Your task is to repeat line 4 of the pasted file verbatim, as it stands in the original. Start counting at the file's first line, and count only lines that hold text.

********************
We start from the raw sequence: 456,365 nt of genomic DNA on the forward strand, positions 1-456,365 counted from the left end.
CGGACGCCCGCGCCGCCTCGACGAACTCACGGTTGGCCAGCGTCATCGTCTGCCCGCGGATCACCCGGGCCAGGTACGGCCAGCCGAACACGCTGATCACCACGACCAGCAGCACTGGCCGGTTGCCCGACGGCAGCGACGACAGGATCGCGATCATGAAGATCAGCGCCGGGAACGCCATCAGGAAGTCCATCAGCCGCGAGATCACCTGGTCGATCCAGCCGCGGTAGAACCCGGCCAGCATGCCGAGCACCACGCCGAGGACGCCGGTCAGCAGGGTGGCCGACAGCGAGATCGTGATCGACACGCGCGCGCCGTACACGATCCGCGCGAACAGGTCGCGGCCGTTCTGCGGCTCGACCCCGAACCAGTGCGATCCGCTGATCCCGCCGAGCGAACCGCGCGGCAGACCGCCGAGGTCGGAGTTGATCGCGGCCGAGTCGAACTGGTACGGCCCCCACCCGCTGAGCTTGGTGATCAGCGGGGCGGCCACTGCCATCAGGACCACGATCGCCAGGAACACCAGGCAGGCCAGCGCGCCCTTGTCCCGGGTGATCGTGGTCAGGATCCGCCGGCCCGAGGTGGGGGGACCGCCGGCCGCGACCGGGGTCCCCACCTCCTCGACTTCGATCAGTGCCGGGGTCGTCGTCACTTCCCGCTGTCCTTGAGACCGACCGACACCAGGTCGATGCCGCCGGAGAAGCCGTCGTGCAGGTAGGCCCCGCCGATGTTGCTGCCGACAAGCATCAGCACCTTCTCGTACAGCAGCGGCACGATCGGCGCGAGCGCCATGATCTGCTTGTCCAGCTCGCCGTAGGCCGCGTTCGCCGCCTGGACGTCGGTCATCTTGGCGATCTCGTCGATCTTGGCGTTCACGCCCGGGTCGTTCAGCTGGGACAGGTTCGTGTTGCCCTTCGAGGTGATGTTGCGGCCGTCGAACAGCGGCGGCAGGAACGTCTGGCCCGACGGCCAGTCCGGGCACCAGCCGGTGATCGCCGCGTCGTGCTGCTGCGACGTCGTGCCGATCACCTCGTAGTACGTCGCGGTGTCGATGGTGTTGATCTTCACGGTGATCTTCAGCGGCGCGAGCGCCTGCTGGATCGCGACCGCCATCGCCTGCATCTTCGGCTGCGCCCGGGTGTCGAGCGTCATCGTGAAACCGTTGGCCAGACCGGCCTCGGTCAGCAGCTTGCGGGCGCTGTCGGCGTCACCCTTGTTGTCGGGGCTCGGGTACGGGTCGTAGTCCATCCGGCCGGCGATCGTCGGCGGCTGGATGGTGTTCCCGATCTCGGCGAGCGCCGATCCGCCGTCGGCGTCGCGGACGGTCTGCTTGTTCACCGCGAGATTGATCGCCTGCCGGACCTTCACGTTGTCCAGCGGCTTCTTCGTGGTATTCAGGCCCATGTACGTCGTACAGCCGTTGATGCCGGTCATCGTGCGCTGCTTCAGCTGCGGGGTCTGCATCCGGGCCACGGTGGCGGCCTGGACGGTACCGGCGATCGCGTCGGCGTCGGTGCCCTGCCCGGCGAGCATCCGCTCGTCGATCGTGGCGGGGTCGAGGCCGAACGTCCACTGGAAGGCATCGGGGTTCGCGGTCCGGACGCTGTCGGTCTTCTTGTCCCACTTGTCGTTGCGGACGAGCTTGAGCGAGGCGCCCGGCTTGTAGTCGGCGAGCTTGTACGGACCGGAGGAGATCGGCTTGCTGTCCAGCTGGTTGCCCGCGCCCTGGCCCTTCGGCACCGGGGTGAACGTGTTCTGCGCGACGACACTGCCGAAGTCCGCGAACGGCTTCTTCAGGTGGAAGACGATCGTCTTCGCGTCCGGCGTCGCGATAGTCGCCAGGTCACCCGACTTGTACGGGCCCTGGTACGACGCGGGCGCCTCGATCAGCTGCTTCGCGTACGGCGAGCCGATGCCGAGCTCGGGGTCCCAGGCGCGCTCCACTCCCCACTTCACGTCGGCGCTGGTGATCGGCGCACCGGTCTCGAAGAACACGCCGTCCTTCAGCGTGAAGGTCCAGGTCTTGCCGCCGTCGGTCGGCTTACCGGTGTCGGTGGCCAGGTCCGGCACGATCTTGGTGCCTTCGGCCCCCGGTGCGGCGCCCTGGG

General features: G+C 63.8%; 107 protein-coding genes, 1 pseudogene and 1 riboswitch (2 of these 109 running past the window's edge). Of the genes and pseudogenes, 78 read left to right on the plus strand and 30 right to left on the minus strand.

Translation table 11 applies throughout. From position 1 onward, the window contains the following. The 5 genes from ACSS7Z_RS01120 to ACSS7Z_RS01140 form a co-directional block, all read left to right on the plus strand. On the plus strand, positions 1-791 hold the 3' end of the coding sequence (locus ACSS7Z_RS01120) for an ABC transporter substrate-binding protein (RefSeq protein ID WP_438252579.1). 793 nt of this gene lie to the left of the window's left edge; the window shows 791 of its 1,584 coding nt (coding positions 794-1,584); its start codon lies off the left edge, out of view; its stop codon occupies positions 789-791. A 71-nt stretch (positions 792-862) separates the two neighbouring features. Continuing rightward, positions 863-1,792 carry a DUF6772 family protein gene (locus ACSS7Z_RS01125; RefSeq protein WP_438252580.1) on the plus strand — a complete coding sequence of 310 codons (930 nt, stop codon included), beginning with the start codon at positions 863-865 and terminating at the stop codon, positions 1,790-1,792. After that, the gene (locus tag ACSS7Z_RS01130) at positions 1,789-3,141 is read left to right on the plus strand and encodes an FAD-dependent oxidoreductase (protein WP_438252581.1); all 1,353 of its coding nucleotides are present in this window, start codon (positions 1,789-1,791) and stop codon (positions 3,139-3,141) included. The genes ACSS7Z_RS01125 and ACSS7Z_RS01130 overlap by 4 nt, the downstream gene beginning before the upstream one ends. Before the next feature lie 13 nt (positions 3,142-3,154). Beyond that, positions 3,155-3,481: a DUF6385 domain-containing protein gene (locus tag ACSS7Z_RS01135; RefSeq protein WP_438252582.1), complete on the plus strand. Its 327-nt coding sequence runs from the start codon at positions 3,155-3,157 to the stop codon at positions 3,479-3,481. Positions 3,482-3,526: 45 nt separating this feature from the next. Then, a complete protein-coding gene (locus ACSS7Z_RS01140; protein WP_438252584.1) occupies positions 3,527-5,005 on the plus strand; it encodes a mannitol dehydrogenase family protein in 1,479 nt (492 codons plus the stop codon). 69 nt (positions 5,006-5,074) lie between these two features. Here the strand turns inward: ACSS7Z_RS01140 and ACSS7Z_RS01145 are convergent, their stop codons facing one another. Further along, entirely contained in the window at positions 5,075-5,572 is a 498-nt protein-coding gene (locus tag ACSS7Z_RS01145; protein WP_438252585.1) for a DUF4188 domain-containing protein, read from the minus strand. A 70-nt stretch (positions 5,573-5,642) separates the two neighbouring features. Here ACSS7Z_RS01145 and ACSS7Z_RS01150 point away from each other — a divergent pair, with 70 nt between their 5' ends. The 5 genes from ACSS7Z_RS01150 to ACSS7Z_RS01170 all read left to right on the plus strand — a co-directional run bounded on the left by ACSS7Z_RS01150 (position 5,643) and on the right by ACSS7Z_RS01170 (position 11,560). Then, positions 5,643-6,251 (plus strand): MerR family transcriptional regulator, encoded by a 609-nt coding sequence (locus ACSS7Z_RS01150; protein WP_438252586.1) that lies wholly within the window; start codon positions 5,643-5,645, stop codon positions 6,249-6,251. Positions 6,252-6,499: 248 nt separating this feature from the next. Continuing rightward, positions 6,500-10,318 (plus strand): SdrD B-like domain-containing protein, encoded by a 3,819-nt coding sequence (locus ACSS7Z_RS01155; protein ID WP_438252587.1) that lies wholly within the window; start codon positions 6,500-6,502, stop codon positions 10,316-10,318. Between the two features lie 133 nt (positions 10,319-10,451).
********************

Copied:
Translation table 11 applies throughout. From position 1 onward, the window contains the following. The 5 genes from ACSS7Z_RS01120 to ACSS7Z_RS01140 form a co-directional block, all read left to right on the plus strand. On the plus strand, positions 1-791 hold the 3' end of the coding sequence (locus ACSS7Z_RS01120) for an ABC transporter substrate-binding protein (RefSeq protein ID WP_438252579.1). 793 nt of this gene lie to the left of the window's left edge; the window shows 791 of its 1,584 coding nt (coding positions 794-1,584); its start codon lies off the left edge, out of view; its stop codon occupies positions 789-791. A 71-nt stretch (positions 792-862) separates the two neighbouring features. Continuing rightward, positions 863-1,792 carry a DUF6772 family protein gene (locus ACSS7Z_RS01125; RefSeq protein WP_438252580.1) on the plus strand — a complete coding sequence of 310 codons (930 nt, stop codon included), beginning with the start codon at positions 863-865 and terminating at the stop codon, positions 1,790-1,792. After that, the gene (locus tag ACSS7Z_RS01130) at positions 1,789-3,141 is read left to right on the plus strand and encodes an FAD-dependent oxidoreductase (protein WP_438252581.1); all 1,353 of its coding nucleotides are present in this window, start codon (positions 1,789-1,791) and stop codon (positions 3,139-3,141) included. The genes ACSS7Z_RS01125 and ACSS7Z_RS01130 overlap by 4 nt, the downstream gene beginning before the upstream one ends. Before the next feature lie 13 nt (positions 3,142-3,154). Beyond that, positions 3,155-3,481: a DUF6385 domain-containing protein gene (locus tag ACSS7Z_RS01135; RefSeq protein WP_438252582.1), complete on the plus strand. Its 327-nt coding sequence runs from the start codon at positions 3,155-3,157 to the stop codon at positions 3,479-3,481. Positions 3,482-3,526: 45 nt separating this feature from the next. Then, a complete protein-coding gene (locus ACSS7Z_RS01140; protein WP_438252584.1) occupies positions 3,527-5,005 on the plus strand; it encodes a mannitol dehydrogenase family protein in 1,479 nt (492 codons plus the stop codon). 69 nt (positions 5,006-5,074) lie between these two features. Here the strand turns inward: ACSS7Z_RS01140 and ACSS7Z_RS01145 are convergent, their stop codons facing one another. Further along, entirely contained in the window at positions 5,075-5,572 is a 498-nt protein-coding gene (locus tag ACSS7Z_RS01145; protein WP_438252585.1) for a DUF4188 domain-containing protein, read from the minus strand. A 70-nt stretch (positions 5,573-5,642) separates the two neighbouring features. Here ACSS7Z_RS01145 and ACSS7Z_RS01150 point away from each other — a divergent pair, with 70 nt between their 5' ends. The 5 genes from ACSS7Z_RS01150 to ACSS7Z_RS01170 all read left to right on the plus strand — a co-directional run bounded on the left by ACSS7Z_RS01150 (position 5,643) and on the right by ACSS7Z_RS01170 (position 11,560). Then, positions 5,643-6,251 (plus strand): MerR family transcriptional regulator, encoded by a 609-nt coding sequence (locus ACSS7Z_RS01150; protein WP_438252586.1) that lies wholly within the window; start codon positions 5,643-5,645, stop codon positions 6,249-6,251. Positions 6,252-6,499: 248 nt separating this feature from the next. Continuing rightward, positions 6,500-10,318 (plus strand): SdrD B-like domain-containing protein, encoded by a 3,819-nt coding sequence (locus ACSS7Z_RS01155; protein ID WP_438252587.1) that lies wholly within the window; start codon positions 6,500-6,502, stop codon positions 10,316-10,318. Between the two features lie 133 nt (positions 10,319-10,451).